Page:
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Metaphysics (23)
AKALI, a term now appropriated by members of the dominant Sikh political party, the Shiromani Akali Dal, founded in 1920, and groups splitting from it from time to time, was earlier used for Nihangs (q.v.), an order of armed religious zealots among the baptized Sikhs. The word Nihang is from the Persian nihang meaning crocodile, alligator, shark or water dragon, and signifies qualities of ferocity and fearlessness. The term Akali is originally from Akal, the Timeless One.
AKALI DAL, CENTRAL, a political organization of the Sikhs set up in March 1934 as a parallel body to the Shiromani Akali Dal. The latter was formed on 14 December 1920 to assist the Shiromani Gurdwara Parbandhak Committee in its campaign for the reformation of the management of the Sikh places of worship and, under pressure of the agitation it had launched, the Punjab Legislative Council passed on 7 July 1925 the Sikh Gurdwaras Act, providing for a Central Board elected by the Sikhs to take over control of the shrines.
AKALI DAL, SHIROMANI (shiromani= exalted, foremost in rank; dal = corps, of akali volunteers who had shed fear of death), the premier political party of the modern period of Sikhism seeking to protect the political rights of the Sikhs, to represent them in the public bodies and legislative councils being set up by the British in India and to preserve and advance their religious heritage, came into existence during the Gurdwara reform movement, also known as the Akali movement, of the early 1920`s. Need for reform in the conditions prevalent in their places of worship had been brought home to Sikhs by the Singh Sabha upsurge in the last quarter of the nineteenth century.
AKAL TAKHT is the primary seat of Sikh religious authority and central altar for Sikh political assembly. Through hukamnamas, edicts or writes, it may issue decretals providing guidance or clarification on any point of Sikh doctrine or practice referred to it, may lay under penance personages charged with violation of religious discipline or with activity prejudicial to Sikh interests or solidarity and may place on record its appreciation of , outstanding services rendered or sacrifices made by individuals espousing the cause of Sikhism or of the Sikhs.
ALL-PARTIES CONFERENCES (more aptly, ALL-PARTY CONFERENCES), a series of conventions which took place in 1928 bringing together representatives of various political parties and communities in India with a view to working out a mutually agreed formula for the country's constitutional advance in response to the invitation of the British government. On 7 July 1925, Lord Birkenhead, the Secretary of State for India, had, in a speech in the House of Lords, said: "Let them (the Indians) produce a constitution which carries behind it a fair measure of general agreement among the great people of India. Such a contribution to our problems would nowhere be resented.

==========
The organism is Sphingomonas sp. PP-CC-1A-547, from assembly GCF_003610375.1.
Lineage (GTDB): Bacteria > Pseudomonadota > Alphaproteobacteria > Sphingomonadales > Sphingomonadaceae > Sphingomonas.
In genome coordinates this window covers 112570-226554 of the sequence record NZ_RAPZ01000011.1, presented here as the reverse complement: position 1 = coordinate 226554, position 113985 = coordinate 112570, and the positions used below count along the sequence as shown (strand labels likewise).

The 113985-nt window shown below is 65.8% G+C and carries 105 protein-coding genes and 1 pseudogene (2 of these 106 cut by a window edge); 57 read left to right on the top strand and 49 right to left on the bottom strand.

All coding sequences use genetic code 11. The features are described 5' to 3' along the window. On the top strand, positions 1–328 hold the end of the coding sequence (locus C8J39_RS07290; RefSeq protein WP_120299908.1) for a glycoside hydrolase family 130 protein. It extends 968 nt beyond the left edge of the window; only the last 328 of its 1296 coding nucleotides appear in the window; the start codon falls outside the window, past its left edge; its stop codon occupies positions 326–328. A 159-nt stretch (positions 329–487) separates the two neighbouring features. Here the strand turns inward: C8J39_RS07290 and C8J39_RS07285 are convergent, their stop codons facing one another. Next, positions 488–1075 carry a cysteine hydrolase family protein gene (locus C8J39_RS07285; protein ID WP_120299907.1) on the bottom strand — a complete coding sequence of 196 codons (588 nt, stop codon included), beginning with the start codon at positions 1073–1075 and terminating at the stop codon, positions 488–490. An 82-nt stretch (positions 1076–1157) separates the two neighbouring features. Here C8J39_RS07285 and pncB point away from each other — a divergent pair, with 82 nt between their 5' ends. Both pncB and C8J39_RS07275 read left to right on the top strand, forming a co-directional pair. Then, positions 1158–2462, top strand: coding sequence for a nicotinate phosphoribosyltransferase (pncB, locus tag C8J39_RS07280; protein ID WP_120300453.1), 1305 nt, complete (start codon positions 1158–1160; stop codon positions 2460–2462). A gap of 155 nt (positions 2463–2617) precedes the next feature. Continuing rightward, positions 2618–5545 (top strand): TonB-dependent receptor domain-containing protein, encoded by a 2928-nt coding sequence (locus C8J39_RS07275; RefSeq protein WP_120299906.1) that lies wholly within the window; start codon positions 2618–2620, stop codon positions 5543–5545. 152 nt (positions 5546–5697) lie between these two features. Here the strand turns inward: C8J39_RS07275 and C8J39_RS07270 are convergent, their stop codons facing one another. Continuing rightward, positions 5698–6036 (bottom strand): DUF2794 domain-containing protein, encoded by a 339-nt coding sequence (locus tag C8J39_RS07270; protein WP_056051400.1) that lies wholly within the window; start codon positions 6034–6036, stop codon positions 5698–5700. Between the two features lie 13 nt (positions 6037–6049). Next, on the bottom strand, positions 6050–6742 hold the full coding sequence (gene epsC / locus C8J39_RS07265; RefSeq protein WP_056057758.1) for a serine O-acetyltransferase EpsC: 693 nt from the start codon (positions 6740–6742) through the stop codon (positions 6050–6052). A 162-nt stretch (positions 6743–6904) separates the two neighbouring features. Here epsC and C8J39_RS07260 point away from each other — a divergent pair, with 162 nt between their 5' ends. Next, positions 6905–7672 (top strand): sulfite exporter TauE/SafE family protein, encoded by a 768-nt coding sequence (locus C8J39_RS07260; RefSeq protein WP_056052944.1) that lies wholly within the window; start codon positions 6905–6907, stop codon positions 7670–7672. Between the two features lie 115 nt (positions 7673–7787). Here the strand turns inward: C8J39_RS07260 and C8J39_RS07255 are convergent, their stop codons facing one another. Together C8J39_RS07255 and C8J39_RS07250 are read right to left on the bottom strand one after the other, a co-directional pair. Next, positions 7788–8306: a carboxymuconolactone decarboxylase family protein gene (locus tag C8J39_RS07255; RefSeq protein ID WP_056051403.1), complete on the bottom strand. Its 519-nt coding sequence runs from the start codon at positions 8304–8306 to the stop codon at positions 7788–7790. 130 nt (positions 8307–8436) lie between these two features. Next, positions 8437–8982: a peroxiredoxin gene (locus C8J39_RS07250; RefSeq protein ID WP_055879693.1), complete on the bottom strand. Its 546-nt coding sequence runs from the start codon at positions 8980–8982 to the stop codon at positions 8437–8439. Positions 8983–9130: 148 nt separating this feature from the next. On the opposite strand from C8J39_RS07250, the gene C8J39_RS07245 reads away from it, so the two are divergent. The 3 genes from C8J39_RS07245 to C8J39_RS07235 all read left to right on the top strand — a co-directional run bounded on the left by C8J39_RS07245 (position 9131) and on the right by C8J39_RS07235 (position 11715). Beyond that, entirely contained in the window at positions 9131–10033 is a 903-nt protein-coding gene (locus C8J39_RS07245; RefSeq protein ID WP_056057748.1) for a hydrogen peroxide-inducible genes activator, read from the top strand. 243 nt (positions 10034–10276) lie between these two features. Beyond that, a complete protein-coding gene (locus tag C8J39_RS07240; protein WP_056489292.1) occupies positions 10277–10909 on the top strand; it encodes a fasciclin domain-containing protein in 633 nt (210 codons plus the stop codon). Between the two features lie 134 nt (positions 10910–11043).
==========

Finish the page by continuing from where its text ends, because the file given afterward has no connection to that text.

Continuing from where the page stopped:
BABAR AKALI MOVEMENT, a radical outgrowth of the Akali movement for the reform of Sikh places of worship during the early 1920's. The latter, aiming to have the shrines released from the control of priests who had become lax and effete over the generations, was peaceful in its character and strategy. In the course of the prolonged campaign, Akalis true to their vows patiently suffered physical injury and violence at the hands of the priests as well as of government authority.
BELA, pronounced bella, means, in Punjabi usage, a jungle of tall grasses, reeds and assorted shrubbery along the banks of rivers and streams. The word also received a different connotation when an Udasi saint and preacher, Banakhandi, established in AD 1818 a preaching centre on an Island in the River Indus near Sakkhar in Sindh (now in Pakistan) and named it Shri Sadhubela Tirath. This created a new vogue and several other Udasi centres adopted the name Sadhu Bela although they were nowhere near a river.
BHASAUR SINGH SABHA, or to give its full name Sri Guru Singh Sabha, Bhasaur, was established in 1893 twenty years after the first Singh Sabha came into existence in Amritsar at the village of Bhasaur in the then princely state of Patiala. The Singh Sabha, a powerful reform movement among the Sikhs, was as much an urban phenomenon as it was rural. While there were very strong Singh Sabhas in cities such as Rawalpindi, Lahore, Shimla and Firozpur, Singh Sabhas flourished in small villages like Badbar and Bagarian as well.
CENTRAL SIKH LEAGUE, political organization of the Sikhs which guided their affairs until the Shiromani Akali Dal emerged as a mass force. The inaugural session of the Central Sikh League was held at Amritsar on 29 December 1919, coinciding with the annual sessions of the Indian National Congress and the Muslim League. It was dominated by the educated Sikhs from the middle strata such as Sardul Singh Caveeshar, Harchand Singh Lyallpuri and Master Sundar Singh Lyallpuri. The first president was Sardar Bahadur Gajjan Singh representing moderate political opinion.
Tags: central, akali

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World Gurudwaras

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